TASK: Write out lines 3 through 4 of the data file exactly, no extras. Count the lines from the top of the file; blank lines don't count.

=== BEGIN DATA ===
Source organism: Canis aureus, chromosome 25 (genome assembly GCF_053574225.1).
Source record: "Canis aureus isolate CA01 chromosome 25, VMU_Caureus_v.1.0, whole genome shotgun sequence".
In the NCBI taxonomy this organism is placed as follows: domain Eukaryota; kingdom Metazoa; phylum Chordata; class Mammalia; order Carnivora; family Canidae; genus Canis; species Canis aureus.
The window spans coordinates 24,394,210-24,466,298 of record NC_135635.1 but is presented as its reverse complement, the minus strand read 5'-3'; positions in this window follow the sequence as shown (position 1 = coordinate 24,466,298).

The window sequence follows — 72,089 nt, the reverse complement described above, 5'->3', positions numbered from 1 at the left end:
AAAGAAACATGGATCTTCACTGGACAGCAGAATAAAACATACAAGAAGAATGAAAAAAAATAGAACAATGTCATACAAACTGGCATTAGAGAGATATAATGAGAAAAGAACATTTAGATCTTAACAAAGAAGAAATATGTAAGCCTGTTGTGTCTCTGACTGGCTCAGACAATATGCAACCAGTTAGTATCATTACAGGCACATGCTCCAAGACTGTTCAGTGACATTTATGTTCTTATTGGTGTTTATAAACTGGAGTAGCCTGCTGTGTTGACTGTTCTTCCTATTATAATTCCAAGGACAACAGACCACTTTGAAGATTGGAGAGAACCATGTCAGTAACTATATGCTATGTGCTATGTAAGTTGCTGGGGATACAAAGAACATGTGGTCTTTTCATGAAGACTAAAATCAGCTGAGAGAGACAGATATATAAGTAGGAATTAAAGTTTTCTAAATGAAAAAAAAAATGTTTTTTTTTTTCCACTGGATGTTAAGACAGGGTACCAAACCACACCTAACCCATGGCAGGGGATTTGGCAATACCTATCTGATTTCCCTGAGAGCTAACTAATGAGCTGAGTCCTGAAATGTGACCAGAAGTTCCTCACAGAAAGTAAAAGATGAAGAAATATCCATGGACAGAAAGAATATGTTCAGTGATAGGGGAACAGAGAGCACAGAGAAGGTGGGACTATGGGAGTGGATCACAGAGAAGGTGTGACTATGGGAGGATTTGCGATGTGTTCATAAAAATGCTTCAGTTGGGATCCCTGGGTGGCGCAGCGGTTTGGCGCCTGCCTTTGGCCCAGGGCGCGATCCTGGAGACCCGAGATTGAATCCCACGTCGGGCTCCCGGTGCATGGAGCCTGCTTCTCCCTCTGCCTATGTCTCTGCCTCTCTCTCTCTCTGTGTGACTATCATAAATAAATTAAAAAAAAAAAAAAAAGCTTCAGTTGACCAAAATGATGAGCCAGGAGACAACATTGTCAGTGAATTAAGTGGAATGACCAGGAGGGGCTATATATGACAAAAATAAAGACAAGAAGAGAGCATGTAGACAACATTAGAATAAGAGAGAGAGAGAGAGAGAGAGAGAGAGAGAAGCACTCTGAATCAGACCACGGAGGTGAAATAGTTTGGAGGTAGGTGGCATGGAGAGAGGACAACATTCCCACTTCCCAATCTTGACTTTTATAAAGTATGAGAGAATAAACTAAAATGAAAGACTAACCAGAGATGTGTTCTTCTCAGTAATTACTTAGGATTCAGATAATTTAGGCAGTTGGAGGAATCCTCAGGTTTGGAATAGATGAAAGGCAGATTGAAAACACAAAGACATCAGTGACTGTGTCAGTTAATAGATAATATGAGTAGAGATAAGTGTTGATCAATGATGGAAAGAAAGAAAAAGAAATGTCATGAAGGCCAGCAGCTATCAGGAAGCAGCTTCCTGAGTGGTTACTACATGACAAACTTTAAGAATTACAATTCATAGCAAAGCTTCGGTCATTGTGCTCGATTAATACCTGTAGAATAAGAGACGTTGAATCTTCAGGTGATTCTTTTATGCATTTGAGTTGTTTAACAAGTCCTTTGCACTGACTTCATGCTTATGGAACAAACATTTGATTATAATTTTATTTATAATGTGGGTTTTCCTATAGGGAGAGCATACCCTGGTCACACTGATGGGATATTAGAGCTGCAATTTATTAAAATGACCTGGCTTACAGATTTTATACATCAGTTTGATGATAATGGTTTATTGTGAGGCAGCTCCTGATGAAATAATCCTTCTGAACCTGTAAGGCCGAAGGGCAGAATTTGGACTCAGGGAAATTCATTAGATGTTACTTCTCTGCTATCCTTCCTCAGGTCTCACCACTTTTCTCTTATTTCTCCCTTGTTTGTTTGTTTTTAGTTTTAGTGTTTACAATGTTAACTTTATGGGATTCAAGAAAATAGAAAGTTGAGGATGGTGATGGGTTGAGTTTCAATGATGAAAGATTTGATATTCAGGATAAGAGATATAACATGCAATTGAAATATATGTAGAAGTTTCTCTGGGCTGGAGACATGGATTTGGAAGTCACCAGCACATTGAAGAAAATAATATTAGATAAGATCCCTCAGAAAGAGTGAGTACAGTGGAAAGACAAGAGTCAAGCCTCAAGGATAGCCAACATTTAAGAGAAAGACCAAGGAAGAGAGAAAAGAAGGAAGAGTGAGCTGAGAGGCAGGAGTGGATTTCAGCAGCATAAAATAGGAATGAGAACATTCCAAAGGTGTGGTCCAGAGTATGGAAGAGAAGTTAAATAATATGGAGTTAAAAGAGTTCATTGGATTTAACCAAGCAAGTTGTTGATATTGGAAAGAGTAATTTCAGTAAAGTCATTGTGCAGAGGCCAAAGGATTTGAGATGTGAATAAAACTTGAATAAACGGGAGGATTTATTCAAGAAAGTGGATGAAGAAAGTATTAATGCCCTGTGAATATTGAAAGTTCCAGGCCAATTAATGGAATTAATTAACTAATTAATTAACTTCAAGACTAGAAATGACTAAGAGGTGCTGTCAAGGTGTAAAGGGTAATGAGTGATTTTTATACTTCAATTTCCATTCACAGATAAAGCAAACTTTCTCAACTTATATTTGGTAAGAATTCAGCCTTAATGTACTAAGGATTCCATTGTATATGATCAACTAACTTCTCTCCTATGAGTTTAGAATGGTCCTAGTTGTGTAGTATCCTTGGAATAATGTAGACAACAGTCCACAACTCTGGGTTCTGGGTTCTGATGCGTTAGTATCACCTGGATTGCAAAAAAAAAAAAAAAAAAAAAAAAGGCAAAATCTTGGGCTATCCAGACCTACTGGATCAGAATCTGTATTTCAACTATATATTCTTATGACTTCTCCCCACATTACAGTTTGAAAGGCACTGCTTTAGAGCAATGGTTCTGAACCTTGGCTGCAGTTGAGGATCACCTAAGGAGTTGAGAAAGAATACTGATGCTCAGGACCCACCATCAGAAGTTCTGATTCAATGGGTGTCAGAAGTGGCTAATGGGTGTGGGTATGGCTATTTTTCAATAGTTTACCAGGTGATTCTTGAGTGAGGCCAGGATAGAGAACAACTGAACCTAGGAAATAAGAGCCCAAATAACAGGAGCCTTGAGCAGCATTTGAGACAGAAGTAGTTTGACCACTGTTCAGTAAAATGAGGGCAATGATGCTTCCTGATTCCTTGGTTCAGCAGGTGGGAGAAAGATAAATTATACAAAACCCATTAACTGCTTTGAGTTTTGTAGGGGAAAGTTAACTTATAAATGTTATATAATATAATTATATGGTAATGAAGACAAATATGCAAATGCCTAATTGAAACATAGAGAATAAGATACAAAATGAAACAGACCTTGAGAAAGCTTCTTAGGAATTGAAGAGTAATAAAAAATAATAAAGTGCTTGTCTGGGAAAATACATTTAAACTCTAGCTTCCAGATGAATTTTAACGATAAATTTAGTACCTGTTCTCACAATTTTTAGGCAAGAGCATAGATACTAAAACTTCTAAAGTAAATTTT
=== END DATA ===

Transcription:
In the NCBI taxonomy this organism is placed as follows: domain Eukaryota; kingdom Metazoa; phylum Chordata; class Mammalia; order Carnivora; family Canidae; genus Canis; species Canis aureus.
The window spans coordinates 24,394,210-24,466,298 of record NC_135635.1 but is presented as its reverse complement, the minus strand read 5'-3'; positions in this window follow the sequence as shown (position 1 = coordinate 24,466,298).